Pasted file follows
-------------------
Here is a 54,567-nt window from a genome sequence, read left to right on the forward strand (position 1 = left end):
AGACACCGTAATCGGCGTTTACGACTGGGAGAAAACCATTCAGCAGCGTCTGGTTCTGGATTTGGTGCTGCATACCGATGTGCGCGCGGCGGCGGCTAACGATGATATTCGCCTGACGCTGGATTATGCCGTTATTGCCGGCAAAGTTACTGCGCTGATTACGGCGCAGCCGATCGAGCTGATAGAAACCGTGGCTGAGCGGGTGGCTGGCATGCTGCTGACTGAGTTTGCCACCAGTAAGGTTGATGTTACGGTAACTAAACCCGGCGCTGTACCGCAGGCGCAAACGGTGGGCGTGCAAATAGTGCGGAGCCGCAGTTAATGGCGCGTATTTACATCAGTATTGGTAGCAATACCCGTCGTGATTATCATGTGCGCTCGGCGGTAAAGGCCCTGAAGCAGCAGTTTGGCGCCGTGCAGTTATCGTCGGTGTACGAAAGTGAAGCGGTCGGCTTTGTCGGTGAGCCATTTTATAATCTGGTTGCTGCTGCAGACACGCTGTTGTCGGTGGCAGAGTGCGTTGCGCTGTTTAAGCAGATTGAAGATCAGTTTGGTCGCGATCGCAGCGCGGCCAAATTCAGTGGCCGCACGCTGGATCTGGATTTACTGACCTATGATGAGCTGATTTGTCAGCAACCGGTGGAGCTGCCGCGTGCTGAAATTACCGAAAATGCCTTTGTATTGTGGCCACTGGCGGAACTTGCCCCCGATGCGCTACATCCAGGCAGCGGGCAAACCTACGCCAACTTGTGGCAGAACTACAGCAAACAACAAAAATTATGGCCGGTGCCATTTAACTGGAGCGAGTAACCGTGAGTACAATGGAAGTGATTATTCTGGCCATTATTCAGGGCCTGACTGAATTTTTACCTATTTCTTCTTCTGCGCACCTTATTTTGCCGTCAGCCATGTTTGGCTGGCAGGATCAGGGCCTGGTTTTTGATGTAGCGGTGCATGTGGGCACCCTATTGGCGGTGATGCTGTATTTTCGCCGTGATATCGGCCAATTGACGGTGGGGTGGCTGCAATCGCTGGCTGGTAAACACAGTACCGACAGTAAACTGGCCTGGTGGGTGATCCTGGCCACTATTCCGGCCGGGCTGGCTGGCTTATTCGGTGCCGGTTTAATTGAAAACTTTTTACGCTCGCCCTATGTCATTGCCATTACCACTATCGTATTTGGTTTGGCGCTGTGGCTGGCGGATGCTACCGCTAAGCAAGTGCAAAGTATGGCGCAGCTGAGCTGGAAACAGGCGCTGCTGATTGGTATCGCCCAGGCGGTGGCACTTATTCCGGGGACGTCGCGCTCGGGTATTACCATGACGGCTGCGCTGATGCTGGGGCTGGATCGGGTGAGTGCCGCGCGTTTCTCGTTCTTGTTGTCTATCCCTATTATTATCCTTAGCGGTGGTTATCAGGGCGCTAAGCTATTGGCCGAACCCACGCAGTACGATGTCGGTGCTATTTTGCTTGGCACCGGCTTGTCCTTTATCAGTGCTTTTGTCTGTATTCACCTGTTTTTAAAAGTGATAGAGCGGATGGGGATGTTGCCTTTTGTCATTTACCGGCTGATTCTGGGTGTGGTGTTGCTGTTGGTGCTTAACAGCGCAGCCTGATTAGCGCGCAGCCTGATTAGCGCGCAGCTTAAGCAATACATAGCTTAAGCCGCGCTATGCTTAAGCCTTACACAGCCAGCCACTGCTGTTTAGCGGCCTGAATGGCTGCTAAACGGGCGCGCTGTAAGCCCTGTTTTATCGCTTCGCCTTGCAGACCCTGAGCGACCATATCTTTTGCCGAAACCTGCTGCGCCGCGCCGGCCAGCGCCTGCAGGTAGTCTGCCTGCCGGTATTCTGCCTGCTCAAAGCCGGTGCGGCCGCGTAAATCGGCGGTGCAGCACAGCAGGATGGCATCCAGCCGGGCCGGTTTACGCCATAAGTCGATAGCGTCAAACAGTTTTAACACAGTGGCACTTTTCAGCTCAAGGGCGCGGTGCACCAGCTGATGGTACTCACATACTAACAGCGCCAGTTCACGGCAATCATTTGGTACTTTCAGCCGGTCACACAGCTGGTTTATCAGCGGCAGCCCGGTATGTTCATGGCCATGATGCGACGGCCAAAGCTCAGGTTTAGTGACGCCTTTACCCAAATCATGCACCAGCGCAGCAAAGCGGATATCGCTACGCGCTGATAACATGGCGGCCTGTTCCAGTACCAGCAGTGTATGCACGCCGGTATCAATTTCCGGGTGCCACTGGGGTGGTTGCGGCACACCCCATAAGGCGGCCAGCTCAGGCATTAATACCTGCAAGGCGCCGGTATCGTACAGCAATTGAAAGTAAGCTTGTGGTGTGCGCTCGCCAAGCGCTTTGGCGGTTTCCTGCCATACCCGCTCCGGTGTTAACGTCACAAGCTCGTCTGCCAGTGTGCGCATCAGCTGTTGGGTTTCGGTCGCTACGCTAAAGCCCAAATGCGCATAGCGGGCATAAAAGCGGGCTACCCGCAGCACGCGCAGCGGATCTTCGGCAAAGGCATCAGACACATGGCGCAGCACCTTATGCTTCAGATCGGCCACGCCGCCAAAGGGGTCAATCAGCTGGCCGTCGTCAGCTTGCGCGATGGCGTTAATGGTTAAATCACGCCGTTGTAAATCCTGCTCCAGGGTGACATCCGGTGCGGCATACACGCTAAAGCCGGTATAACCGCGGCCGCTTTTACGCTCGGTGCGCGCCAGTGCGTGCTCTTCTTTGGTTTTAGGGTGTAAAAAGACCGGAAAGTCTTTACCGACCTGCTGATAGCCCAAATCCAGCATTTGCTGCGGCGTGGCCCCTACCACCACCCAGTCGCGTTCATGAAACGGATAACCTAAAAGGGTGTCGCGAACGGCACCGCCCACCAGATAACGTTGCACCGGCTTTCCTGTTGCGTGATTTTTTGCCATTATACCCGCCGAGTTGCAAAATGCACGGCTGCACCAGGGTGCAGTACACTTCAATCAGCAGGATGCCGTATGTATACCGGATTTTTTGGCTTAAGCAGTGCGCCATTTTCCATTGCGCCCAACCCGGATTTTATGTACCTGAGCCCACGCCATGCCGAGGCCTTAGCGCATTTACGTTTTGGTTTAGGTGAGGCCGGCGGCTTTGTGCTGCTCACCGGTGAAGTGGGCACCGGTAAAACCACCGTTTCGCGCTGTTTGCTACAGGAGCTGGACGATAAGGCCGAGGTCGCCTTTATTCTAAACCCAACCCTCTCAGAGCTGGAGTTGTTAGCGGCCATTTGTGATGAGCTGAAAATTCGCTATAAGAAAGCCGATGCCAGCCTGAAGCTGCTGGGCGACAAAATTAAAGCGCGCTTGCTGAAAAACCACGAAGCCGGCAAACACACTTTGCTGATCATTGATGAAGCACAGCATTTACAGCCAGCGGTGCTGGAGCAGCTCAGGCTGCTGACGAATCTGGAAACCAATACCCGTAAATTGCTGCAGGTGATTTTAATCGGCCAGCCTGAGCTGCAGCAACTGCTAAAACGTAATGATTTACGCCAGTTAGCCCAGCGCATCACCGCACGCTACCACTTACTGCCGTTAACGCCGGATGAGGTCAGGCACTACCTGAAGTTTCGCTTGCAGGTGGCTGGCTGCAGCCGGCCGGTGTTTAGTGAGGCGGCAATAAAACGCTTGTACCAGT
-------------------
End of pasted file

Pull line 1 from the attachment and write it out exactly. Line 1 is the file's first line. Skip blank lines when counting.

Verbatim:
Here is a 54,567-nt window from a genome sequence, read left to right on the forward strand (position 1 = left end):